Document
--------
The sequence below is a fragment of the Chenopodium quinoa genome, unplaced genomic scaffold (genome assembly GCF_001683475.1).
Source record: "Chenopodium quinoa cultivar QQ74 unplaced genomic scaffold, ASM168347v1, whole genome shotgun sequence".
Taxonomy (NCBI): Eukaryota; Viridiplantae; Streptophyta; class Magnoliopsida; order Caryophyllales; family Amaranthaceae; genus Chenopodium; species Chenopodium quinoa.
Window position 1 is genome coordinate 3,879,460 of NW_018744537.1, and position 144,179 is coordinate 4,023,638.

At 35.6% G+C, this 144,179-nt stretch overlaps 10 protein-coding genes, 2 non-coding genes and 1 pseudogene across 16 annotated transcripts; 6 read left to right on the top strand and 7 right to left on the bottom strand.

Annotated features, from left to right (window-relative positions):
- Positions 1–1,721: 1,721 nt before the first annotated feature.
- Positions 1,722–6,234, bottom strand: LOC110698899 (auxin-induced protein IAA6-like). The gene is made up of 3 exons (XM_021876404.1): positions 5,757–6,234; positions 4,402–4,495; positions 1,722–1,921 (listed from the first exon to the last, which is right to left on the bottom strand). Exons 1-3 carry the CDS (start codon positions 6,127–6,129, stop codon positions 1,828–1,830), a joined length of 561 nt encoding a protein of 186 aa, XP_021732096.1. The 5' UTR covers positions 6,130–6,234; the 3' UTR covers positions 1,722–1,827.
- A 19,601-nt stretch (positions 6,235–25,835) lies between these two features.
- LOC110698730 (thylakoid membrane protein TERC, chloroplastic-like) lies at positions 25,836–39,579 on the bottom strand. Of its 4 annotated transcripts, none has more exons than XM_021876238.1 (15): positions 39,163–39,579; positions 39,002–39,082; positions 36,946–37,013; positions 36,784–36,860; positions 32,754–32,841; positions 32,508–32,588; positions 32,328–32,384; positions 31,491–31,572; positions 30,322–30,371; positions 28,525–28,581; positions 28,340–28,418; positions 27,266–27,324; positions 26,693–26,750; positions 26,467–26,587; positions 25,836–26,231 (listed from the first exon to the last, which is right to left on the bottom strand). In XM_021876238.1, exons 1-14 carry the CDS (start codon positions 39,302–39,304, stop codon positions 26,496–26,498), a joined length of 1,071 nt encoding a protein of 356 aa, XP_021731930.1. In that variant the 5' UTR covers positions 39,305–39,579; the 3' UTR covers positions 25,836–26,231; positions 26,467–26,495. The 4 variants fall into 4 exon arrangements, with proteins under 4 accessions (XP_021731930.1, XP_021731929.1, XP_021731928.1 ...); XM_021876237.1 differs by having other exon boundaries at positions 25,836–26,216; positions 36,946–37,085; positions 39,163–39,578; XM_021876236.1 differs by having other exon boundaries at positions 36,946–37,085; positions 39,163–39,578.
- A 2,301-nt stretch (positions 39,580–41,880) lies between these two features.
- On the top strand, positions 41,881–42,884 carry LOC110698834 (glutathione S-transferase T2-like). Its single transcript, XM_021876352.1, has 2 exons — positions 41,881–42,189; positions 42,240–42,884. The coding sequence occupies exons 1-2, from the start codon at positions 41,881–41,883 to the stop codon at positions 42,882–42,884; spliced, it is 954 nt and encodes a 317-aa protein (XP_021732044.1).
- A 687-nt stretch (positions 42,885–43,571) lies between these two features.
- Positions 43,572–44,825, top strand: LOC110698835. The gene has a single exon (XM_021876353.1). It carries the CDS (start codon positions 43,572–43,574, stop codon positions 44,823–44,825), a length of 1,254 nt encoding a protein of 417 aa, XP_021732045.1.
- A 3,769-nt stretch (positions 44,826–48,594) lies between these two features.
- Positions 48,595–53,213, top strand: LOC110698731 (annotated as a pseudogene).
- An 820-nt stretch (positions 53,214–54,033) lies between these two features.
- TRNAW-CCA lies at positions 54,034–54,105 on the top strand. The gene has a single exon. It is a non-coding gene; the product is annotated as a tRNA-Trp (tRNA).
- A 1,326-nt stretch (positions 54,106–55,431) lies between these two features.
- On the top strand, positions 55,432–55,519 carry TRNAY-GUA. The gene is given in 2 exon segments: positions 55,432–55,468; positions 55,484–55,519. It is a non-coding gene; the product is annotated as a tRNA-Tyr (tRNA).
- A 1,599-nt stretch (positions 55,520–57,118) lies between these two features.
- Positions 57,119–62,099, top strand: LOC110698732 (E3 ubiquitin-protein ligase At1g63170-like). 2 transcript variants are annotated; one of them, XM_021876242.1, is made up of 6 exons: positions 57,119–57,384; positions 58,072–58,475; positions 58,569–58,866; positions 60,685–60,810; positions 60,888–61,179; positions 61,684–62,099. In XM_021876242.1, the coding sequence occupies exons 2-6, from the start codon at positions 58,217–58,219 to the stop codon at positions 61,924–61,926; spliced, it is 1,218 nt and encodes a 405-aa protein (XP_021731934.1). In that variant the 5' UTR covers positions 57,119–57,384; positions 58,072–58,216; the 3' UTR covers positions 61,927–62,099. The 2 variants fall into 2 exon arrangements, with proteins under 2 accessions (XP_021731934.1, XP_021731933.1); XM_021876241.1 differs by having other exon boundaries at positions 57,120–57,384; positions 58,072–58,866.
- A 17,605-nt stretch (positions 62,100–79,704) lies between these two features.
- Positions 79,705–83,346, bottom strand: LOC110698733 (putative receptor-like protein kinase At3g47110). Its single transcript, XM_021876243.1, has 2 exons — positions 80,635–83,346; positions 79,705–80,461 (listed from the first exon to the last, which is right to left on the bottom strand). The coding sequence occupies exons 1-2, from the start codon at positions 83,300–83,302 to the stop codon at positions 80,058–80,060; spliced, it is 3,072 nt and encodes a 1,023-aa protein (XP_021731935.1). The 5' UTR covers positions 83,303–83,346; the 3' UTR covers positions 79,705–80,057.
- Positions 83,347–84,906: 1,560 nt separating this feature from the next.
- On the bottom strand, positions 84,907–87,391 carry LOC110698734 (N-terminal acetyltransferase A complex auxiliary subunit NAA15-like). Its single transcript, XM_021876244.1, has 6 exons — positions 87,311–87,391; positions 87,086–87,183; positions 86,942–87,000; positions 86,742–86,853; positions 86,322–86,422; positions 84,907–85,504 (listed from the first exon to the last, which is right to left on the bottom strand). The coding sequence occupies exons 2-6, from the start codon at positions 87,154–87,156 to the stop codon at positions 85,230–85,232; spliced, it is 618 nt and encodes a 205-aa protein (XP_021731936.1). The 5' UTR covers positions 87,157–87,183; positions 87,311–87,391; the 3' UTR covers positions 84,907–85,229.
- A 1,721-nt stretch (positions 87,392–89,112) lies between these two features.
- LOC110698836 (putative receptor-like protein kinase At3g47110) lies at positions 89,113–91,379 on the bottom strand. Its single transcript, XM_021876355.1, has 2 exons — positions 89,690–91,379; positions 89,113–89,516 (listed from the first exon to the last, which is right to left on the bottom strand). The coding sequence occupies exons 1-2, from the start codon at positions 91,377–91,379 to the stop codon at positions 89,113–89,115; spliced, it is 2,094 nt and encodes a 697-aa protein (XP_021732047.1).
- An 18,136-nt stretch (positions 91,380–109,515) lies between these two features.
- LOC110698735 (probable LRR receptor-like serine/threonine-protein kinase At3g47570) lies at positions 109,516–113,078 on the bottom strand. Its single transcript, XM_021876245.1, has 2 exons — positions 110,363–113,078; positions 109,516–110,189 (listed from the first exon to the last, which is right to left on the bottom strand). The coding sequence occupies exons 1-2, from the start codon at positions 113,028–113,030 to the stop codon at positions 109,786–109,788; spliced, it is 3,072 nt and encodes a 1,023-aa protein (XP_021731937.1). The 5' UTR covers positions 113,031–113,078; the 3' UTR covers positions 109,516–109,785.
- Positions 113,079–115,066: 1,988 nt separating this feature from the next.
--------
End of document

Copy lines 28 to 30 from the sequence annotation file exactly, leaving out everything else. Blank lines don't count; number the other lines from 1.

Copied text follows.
- LOC110698836 (putative receptor-like protein kinase At3g47110) lies at positions 89,113–91,379 on the bottom strand. Its single transcript, XM_021876355.1, has 2 exons — positions 89,690–91,379; positions 89,113–89,516 (listed from the first exon to the last, which is right to left on the bottom strand). The coding sequence occupies exons 1-2, from the start codon at positions 91,377–91,379 to the stop codon at positions 89,113–89,115; spliced, it is 2,094 nt and encodes a 697-aa protein (XP_021732047.1).
- An 18,136-nt stretch (positions 91,380–109,515) lies between these two features.
- LOC110698735 (probable LRR receptor-like serine/threonine-protein kinase At3g47570) lies at positions 109,516–113,078 on the bottom strand. Its single transcript, XM_021876245.1, has 2 exons — positions 110,363–113,078; positions 109,516–110,189 (listed from the first exon to the last, which is right to left on the bottom strand). The coding sequence occupies exons 1-2, from the start codon at positions 113,028–113,030 to the stop codon at positions 109,786–109,788; spliced, it is 3,072 nt and encodes a 1,023-aa protein (XP_021731937.1). The 5' UTR covers positions 113,031–113,078; the 3' UTR covers positions 109,516–109,785.